While the accommodations are nice, it’s hard not to feel like a refugee. Living out of a bag and folding your bed up every morning so people can sit on that couch during the day. The first day back, I immediately came down with a flu/allergy attack which I’m assuming means I’m allergic to memories. But, as the days have passed, I’ve gotten more used to it and realized that there are actually a lot of good things about moving back home. I figure, I’d be a positive guy for once in my life and list them.
These are the perks of moving back home (assuming you like your parents):
1)Food…so much food.
Now, as a bachelor, my fridge contained mixers for booze, mayo and soy sauce. That’s it. I might have had some cans of chef boyaredee stashed away in case of an emergency. When my girl moved in, my fridge was immediately upgraded. Simply by the fact there was all of a sudden stuff in it at all. Thing is, there’s nothing like a stocked fridge at the home you grew up in. You forget all those little things that you used to snack on. Things you would never buy on your own but get legit excited to see every time you cracked open the fridge. Like, holy shit, I forgot how good triscuits are. Or cheeses…bricks of them. Everywhere. Also, my mom has the best honey ever. And so much ice cream. The 2-4 weeks I will be here will be decedent and full of weight gain. I forgot how easy it is to never stop eating when there is always food around. At my home, I’m cut off by the food simply running out.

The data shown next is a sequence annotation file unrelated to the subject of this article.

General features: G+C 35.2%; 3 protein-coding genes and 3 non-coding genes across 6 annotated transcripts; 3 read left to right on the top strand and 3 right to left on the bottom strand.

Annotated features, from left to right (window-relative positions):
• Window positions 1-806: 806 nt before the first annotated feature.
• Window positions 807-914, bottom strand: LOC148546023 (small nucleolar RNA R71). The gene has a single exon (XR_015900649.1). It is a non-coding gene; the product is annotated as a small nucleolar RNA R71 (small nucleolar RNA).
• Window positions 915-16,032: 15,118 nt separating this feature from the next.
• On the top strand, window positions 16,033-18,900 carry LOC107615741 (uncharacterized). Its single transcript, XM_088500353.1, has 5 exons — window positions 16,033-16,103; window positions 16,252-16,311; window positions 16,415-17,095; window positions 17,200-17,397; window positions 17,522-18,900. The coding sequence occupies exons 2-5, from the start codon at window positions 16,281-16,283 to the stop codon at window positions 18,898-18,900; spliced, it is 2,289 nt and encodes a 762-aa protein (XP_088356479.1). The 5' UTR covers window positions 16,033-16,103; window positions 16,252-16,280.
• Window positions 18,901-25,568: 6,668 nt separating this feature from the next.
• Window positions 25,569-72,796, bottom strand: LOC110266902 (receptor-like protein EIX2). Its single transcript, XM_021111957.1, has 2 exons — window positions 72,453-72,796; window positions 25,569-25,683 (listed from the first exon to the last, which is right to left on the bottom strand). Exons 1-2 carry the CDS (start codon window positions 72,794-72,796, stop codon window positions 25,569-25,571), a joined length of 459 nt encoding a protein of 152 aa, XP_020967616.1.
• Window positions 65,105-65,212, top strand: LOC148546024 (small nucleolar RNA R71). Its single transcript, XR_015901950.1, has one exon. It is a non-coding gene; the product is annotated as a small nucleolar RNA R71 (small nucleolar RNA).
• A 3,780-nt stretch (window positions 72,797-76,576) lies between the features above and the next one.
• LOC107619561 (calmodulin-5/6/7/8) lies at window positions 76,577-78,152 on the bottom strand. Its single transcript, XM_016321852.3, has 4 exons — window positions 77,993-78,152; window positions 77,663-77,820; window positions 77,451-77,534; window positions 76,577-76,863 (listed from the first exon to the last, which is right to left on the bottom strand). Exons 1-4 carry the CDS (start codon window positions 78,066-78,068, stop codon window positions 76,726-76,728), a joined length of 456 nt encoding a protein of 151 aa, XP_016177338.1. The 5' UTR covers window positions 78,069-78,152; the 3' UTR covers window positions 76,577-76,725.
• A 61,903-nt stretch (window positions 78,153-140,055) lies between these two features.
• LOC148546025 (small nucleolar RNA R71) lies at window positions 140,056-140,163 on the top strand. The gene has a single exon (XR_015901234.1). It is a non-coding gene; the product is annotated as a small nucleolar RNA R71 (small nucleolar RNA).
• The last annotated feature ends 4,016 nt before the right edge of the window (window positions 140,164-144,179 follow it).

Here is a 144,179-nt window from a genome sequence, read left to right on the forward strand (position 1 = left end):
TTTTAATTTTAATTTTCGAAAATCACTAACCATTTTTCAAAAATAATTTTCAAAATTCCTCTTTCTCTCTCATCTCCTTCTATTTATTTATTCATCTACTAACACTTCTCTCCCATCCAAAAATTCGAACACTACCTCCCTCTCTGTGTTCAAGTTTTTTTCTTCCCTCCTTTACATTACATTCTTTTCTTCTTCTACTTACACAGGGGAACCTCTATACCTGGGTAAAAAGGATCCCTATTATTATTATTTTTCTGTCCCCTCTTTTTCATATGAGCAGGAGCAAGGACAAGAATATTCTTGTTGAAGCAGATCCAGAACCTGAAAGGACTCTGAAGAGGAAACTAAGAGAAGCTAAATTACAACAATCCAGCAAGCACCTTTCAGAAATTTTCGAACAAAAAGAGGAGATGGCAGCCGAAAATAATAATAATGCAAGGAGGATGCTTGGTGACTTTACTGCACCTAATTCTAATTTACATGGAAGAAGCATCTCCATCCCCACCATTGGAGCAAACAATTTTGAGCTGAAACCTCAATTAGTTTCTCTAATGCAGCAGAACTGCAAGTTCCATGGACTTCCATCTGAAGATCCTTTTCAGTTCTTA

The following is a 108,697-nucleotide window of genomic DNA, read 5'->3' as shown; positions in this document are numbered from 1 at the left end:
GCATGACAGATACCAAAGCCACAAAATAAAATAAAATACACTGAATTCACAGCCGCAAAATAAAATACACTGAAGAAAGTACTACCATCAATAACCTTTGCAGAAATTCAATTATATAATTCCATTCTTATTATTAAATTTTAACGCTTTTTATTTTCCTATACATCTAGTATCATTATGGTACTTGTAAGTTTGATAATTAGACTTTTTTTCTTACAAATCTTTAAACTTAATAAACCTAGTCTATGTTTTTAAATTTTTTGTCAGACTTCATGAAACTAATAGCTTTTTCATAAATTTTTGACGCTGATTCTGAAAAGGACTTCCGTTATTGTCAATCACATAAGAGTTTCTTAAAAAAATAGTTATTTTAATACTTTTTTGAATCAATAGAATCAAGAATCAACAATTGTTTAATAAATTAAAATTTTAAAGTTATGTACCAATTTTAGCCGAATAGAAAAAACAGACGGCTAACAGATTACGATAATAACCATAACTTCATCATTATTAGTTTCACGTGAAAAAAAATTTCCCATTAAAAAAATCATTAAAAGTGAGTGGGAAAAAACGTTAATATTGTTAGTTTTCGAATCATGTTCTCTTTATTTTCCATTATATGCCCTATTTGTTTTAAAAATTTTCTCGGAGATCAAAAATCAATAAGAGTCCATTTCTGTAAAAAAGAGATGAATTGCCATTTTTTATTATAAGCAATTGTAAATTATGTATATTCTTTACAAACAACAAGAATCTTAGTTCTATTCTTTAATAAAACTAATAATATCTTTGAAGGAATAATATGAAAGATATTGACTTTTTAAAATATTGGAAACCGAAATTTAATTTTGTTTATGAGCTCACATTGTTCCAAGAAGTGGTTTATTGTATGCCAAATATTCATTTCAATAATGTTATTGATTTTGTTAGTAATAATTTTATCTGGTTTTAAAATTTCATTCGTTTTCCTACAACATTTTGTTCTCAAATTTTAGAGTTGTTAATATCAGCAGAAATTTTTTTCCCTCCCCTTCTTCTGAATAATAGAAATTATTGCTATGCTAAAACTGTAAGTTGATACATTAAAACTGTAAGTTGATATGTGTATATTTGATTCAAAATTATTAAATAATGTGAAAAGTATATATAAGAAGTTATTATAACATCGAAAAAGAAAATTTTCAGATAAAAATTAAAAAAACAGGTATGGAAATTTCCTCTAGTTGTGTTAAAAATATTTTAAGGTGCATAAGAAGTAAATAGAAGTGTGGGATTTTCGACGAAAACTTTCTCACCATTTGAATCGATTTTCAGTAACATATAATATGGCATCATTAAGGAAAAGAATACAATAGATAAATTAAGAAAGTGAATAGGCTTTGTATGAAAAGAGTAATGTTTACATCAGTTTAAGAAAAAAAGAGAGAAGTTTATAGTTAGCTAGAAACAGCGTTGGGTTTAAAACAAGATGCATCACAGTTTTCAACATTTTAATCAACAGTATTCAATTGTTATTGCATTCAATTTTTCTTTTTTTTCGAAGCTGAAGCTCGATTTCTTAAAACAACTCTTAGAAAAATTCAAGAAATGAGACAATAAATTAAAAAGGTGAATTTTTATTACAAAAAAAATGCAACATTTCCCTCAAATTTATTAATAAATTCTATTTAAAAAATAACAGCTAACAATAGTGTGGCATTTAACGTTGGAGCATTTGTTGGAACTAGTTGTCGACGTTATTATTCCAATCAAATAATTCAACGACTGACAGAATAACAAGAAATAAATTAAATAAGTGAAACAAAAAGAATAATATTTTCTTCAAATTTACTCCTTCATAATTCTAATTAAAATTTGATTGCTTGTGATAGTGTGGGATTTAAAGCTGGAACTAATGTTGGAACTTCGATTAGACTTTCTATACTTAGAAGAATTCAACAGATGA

If you have your own place in NYC, you know space is limited. If you live within your means, you’re lucky to have 3 rooms. But parent houses? They got space. Sure, you feel like a guest but it’s still roomy as fuck. Like, there are two bathrooms here. One that’s great for privacy the other that’s more central. That’s living.
This is particular to my moms house only, but goddamn if she doesn’t have the best water pressure on earth. This one shower if like being in front of a fire hose…in a good way.
This house is only ten or so blocks from where I live but it’s a whole different world of options. Specifically, restaurants. I feel like I’m on vacation. Every day is me venturing out and trying somewhere new. I grew up here but so much changes yearly. I feel like I’m rediscovering an entire neighborhood. Also, getting fatter by the second.
5)(hopefully) Your parents are cool
When you’re young, you bump heads with your parents. Maybe they’re at fault but, let’s be honest, it’s probably you. As you get older and your relationship with them changes , many people find a comfort zone. They’re still your parents but they’re also your friends. You see them as people. You speak to them like you would anyone else. I think it may be the best selling point for having kids…fuck all the “raising them” and “teaching them” stuff. To be able to sit and shoot the shit with a person you created like an adult must be awesome. Well, it works both ways. As a kid, you get to evolve into a person who can actually appreciate your parents as people. Not just suck off their teat and complain towards them. So, as corny as it seems, the perk of spending quality time with your parents as adults is not to be overlooked.
Is there a better way to save money that living with your parents? Aside from being homeless, no. People move back home specifically to stack their money so they can finally REALLY leave the nest. Also, it seems engrained in most parents to always pay for the meals. I don’t think this is fair as, most likely, you owe them, but you can eat for free forever if you move back home.
7)Parents have liquor cabinets
I mean, so do lots of adults but the average reader of this blog is in their mid 20’s so access to free booze is still a big deal to you heathens. Can’t overlook that.
I’m sure there are more great things about moving home again but, I’ve only been here 3 days so far. Gimmie time to discover the rest. To all of you out there contemplating a move back home. I know it’s not ideal but, hey, it could be way worse. You could have a shitty roommate with like 15 cats. Imagine that hell.